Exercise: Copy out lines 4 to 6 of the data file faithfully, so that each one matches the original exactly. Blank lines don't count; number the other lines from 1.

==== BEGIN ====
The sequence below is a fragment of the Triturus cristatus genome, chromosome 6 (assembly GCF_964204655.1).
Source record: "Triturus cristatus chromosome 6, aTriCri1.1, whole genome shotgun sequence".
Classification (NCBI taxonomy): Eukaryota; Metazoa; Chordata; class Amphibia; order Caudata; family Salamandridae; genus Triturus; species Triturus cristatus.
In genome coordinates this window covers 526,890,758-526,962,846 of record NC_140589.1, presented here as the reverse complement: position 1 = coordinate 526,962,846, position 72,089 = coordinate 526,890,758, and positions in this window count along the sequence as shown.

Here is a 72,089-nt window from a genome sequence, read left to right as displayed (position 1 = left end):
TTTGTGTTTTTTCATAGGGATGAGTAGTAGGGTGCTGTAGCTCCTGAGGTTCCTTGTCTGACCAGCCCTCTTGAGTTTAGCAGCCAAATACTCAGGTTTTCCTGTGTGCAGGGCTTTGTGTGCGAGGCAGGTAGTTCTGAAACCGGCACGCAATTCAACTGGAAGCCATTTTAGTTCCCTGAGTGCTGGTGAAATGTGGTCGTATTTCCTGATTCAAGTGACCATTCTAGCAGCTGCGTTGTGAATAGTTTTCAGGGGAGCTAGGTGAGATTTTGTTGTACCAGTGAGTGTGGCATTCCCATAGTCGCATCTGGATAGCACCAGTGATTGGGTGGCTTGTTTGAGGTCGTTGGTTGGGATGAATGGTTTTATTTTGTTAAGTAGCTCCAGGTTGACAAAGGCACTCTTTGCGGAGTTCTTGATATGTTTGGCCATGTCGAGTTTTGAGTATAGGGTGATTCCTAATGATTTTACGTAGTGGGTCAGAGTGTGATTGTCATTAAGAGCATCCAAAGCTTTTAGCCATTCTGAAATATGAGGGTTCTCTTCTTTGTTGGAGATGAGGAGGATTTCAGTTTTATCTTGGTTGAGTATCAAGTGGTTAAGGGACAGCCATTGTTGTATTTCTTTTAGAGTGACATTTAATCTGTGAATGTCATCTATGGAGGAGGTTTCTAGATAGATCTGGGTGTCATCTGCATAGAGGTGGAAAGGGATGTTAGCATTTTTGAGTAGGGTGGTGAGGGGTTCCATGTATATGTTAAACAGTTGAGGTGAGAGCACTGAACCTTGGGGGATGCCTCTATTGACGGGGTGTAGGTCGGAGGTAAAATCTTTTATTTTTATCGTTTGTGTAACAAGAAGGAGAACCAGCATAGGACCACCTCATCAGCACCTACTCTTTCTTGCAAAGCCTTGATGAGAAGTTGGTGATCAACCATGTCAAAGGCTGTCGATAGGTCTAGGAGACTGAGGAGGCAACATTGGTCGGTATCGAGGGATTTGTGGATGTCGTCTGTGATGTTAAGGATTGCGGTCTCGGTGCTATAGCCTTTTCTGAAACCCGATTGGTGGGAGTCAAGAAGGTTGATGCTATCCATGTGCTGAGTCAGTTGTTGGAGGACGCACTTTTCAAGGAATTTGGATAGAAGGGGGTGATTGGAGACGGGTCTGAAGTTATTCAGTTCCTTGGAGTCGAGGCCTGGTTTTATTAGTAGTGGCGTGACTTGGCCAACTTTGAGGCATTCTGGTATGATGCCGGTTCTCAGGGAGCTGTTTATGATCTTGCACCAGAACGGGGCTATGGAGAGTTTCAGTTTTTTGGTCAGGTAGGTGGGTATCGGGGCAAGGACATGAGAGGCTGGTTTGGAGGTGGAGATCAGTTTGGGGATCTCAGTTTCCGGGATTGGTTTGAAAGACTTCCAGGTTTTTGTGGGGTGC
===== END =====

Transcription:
In genome coordinates this window covers 526,890,758-526,962,846 of record NC_140589.1, presented here as the reverse complement: position 1 = coordinate 526,962,846, position 72,089 = coordinate 526,890,758, and positions in this window count along the sequence as shown.

Here is a 72,089-nt window from a genome sequence, read left to right as displayed (position 1 = left end):
TTTGTGTTTTTTCATAGGGATGAGTAGTAGGGTGCTGTAGCTCCTGAGGTTCCTTGTCTGACCAGCCCTCTTGAGTTTAGCAGCCAAATACTCAGGTTTTCCTGTGTGCAGGGCTTTGTGTGCGAGGCAGGTAGTTCTGAAACCGGCACGCAATTCAACTGGAAGCCATTTTAGTTCCCTGAGTGCTGGTGAAATGTGGTCGTATTTCCTGATTCAAGTGACCATTCTAGCAGCTGCGTTGTGAATAGTTTTCAGGGGAGCTAGGTGAGATTTTGTTGTACCAGTGAGTGTGGCATTCCCATAGTCGCATCTGGATAGCACCAGTGATTGGGTGGCTTGTTTGAGGTCGTTGGTTGGGATGAATGGTTTTATTTTGTTAAGTAGCTCCAGGTTGACAAAGGCACTCTTTGCGGAGTTCTTGATATGTTTGGCCATGTCGAGTTTTGAGTATAGGGTGATTCCTAATGATTTTACGTAGTGGGTCAGAGTGTGATTGTCATTAAGAGCATCCAAAGCTTTTAGCCATTCTGAAATATGAGGGTTCTCTTCTTTGTTGGAGATGAGGAGGATTTCAGTTTTATCTTGGTTGAGTATCAAGTGGTTAAGGGACAGCCATTGTTGTATTTCTTTTAGAGTGACATTTAATCTGTGAATGTCATCTATGGAGGAGGTTTCTAGATAGATCTGGGTGTCATCTGCATAGAGGTGGAAAGGGATGTTAGCATTTTTGAGTAGGGTGGTGAGGGGTTCCATGTATATGTTAAACAGTTGAGGTGAGAGCACTGAACCTTGGGGGATGCCTCTATTGACGGGGTGTAGGTCGGAGGTAAAATCTTTTATTTTTATCGTTTGTGTAACAAGAAGGAGAACCAGCATAGGACCACCTCATCAGCACCTACTCTTTCTTGCAAAGCCTTGATGAGAAGTTGGTGATCAACCATGTCAAAGGCTGTCGATAGGTCTAGGAGACTGAGGAGGCAACATTGGTCGGTATCGAGGGATTTGTGGATGTCGTCTGTGATGTTAAGGATTGCGGTCTCGGTGCTATAGCCTTTTCTGAAACCCGATTGGTGGGAGTCAAGAAGGTTGATGCTATCCATGTGCTGAGTCAGTTGTTGGAGGACGCACTTTTCAAGGAATTTGGATAGAAGGGGGTGATTGGAGACGGGTCTGAAGTTATTCAGTTCCTTGGAGTCGAGGCCTGGTTTTATTAGTAGTGGCGTGACTTGGCCAACTTTGAGGCATTCTGGTATGATGCCGGTTCTCAGGGAGCTGTTTATGATCTTGCACCAGAACGGGGCTATGGAGAGTTTCAGTTTTTTGGTCAGGTAGGTGGGTATCGGGGCAAGGACATGAGAGGCTGGTTTGGAGGTGGAGATCAGTTTGGGGATCTCAGTTTCCGGGATTGGTTTGAAAGACTTCCAGGTTTTTGTGGGGTGC